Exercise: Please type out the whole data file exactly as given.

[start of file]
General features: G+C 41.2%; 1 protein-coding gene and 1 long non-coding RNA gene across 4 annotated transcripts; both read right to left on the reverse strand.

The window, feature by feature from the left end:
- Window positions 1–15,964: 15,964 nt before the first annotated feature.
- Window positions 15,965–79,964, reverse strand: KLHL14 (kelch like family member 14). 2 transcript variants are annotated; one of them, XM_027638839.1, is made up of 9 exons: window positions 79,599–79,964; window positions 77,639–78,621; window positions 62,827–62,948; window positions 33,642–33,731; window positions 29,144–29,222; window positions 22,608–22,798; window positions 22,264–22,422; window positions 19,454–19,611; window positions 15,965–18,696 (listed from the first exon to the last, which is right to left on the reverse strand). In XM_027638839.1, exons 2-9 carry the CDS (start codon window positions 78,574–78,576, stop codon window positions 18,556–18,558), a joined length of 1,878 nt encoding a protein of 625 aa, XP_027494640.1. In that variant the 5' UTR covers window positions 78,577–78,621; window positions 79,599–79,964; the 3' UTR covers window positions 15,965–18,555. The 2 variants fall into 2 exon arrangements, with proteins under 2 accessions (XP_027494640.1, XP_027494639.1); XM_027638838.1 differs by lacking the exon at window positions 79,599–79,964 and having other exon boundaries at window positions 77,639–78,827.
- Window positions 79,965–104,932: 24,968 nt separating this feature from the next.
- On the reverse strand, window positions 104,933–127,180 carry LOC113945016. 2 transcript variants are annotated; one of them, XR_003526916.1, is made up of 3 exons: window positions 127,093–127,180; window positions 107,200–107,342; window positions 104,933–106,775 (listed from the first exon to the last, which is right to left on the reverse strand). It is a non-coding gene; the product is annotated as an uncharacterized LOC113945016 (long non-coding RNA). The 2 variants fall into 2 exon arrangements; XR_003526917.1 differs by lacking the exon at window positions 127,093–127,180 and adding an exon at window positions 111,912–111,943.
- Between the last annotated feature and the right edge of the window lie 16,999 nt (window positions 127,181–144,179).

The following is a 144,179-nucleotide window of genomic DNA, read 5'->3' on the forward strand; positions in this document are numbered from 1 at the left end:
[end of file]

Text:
General features: G+C 41.2%; 1 protein-coding gene and 1 long non-coding RNA gene across 4 annotated transcripts; both read right to left on the reverse strand.

The window, feature by feature from the left end:
- Window positions 1–15,964: 15,964 nt before the first annotated feature.
- Window positions 15,965–79,964, reverse strand: KLHL14 (kelch like family member 14). 2 transcript variants are annotated; one of them, XM_027638839.1, is made up of 9 exons: window positions 79,599–79,964; window positions 77,639–78,621; window positions 62,827–62,948; window positions 33,642–33,731; window positions 29,144–29,222; window positions 22,608–22,798; window positions 22,264–22,422; window positions 19,454–19,611; window positions 15,965–18,696 (listed from the first exon to the last, which is right to left on the reverse strand). In XM_027638839.1, exons 2-9 carry the CDS (start codon window positions 78,574–78,576, stop codon window positions 18,556–18,558), a joined length of 1,878 nt encoding a protein of 625 aa, XP_027494640.1. In that variant the 5' UTR covers window positions 78,577–78,621; window positions 79,599–79,964; the 3' UTR covers window positions 15,965–18,555. The 2 variants fall into 2 exon arrangements, with proteins under 2 accessions (XP_027494640.1, XP_027494639.1); XM_027638838.1 differs by lacking the exon at window positions 79,599–79,964 and having other exon boundaries at window positions 77,639–78,827.
- Window positions 79,965–104,932: 24,968 nt separating this feature from the next.
- On the reverse strand, window positions 104,933–127,180 carry LOC113945016. 2 transcript variants are annotated; one of them, XR_003526916.1, is made up of 3 exons: window positions 127,093–127,180; window positions 107,200–107,342; window positions 104,933–106,775 (listed from the first exon to the last, which is right to left on the reverse strand). It is a non-coding gene; the product is annotated as an uncharacterized LOC113945016 (long non-coding RNA). The 2 variants fall into 2 exon arrangements; XR_003526917.1 differs by lacking the exon at window positions 127,093–127,180 and adding an exon at window positions 111,912–111,943.
- Between the last annotated feature and the right edge of the window lie 16,999 nt (window positions 127,181–144,179).

The following is a 144,179-nucleotide window of genomic DNA, read 5'->3' on the forward strand; positions in this document are numbered from 1 at the left end: